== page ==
All Blacks: Time to hit the panic button?
It has taken 10 years but the All Blacks have finally succumbed to a British team in Britain in a rugby test. Funnily enough, it was the English who were the last British team to beat the All Blacks on the other side of the world, when Jonny Wilkinson and Sir Clive Woodward helped England beat John Mitchell's experimental ABs 31-28.
The similarities between that game and the recent 38-21 flogging are uncanny. England shifted the ball brilliantly at times, courtesy of great front-foot ball and a hugely physical presence at the breakdown. Once they got over the jitters that showed with an average kicking game, it was the team in white who looked like the world champions rather than the team in black.
Perhaps, being clothed by an iconic New Zealand brand might help England slowly regain that place at the top of the rugby world that they lost so quickly after that epic night in Sydney in 2003.
What is more certain though is that Steve Hansen will be spending most of this summer reviewing this game. Whilst he is unlikely to hit the panic button after a stellar season that saw brilliant young talent like Aaron Smith, Brodie Retallick, Luke Romano and Julian Savea emerge, and that mercurial talent called Liam Messam finally mature into the player everyone had hoped he would become, he may perhaps be ushering in more new brooms to replace some older brooms which couldn't quite sweep the young Poms away.
Keven Mealamu, Dan Carter and even Richie McCaw are All Black legends but are definitely into the autumn of their careers. Yes, it is definitely preposterous to say now that their careers are over after this one loss. However, the signs are now evident that these three must be looked after with more care if they are to extend their careers further.
I can see Carter and McCaw making the World Cup in 2015 but I'm not so sure about Mealamu after this tour in which he was generally absent due to injury. Dane Coles has given the coaches plenty of food for thought with some superb performances as a sub - his lineouts were the best on this tour out of all three hookers and, as he has always done throughout his Hurricanes and Wellington Lions career, he provided some great go-forward with ball in hand. Coles has to be a factor at the next World Cup - the quest now is to find his backups for 2015; at this point, the cupboard is a bit bare beyond Coles, Hore and Mealamu.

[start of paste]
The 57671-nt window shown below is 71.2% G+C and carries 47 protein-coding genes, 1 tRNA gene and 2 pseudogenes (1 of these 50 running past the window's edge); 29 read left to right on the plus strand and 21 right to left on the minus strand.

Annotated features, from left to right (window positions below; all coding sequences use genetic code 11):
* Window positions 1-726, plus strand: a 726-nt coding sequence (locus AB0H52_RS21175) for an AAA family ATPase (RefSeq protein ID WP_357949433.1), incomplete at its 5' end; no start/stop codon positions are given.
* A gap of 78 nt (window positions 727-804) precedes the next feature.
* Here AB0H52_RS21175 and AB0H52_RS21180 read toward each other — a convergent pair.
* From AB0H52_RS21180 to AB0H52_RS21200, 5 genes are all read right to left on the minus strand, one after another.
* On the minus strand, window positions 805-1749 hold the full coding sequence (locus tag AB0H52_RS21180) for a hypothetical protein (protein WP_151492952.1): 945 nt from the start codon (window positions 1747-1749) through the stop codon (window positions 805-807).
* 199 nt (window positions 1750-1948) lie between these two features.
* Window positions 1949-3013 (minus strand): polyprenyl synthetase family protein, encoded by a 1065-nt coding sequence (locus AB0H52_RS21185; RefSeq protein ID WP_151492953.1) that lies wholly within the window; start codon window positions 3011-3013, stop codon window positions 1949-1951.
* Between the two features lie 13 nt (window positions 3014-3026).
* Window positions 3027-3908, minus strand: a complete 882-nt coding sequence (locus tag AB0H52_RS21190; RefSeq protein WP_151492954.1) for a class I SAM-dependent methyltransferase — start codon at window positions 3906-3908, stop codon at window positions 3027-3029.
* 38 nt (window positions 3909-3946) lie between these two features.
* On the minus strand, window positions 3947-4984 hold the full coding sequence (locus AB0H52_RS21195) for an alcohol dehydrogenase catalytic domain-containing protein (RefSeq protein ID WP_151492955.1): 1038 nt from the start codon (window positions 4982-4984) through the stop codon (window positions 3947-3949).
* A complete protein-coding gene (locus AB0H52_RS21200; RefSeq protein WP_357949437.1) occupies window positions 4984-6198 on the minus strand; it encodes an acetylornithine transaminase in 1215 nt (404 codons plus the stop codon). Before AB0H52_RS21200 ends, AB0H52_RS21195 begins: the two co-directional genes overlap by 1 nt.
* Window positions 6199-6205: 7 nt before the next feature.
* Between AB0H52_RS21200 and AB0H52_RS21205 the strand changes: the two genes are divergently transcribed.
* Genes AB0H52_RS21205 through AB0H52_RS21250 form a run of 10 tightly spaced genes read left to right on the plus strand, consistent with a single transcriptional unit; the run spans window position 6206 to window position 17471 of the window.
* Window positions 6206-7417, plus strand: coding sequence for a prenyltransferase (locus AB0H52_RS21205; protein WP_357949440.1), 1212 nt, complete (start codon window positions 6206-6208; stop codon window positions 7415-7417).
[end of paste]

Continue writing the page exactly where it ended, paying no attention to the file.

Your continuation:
Another issue is the front row. Tony Woodcock is an experienced, wily prop but he, along with Owen Franks, has been often found out this season against sides like the Boks, Argentina, Italy and England with very good front rows. It's fine when the Boks, Pumas and Italians don't quite have the rest of the scrum to match the ABs. But then along comes England and suddenly the All Blacks' scrum doesn't look very good. The problem is there's not really anyone to step up and challenge Woodcock and Owen Franks at this point. The only solution is a pre-season packed of physical training with the scrum coaches to isolate the problems this season and figure out a way to get back that dominance that Woodcock and Franks had in 2011. The loss of Mike Cron post-World Cup may also have been a factor to the slight drop of standards in our scrummaging.
Finally, centre. Ma'a Nonu and Conrad Smith have formed one of our all-time centre partnerships but like Carter, McCaw and Mealamu, they're into the autumn of their careers. And again, the cupboard isn't exactly flowing with options to give the old heads a leg up - yes Tamati Ellison and Ben Smith showed their class against Italy, but can they repeat it against the Boks, French and English? Richard Kahui could still be a force if he has a good run without injury but the selectors will be interested to see if Charles Piutau can transform his potential into reality at Super Rugby level - if so, I think Piutau could be our best option at centre in the future.
2012 was definitely one of our great years, only marred by a rather unpleasant and unexpected thumping at the hands of one of our most hated rivals. But at least the World Cup in England is still 3 years away and there's plenty of time to prepare a side that can easily take on the resurgent sides in world rugby then.
But for now, it's time to put the boots and rugby ball away after a marathon season and look back on what was still an outstanding season for the men in black.
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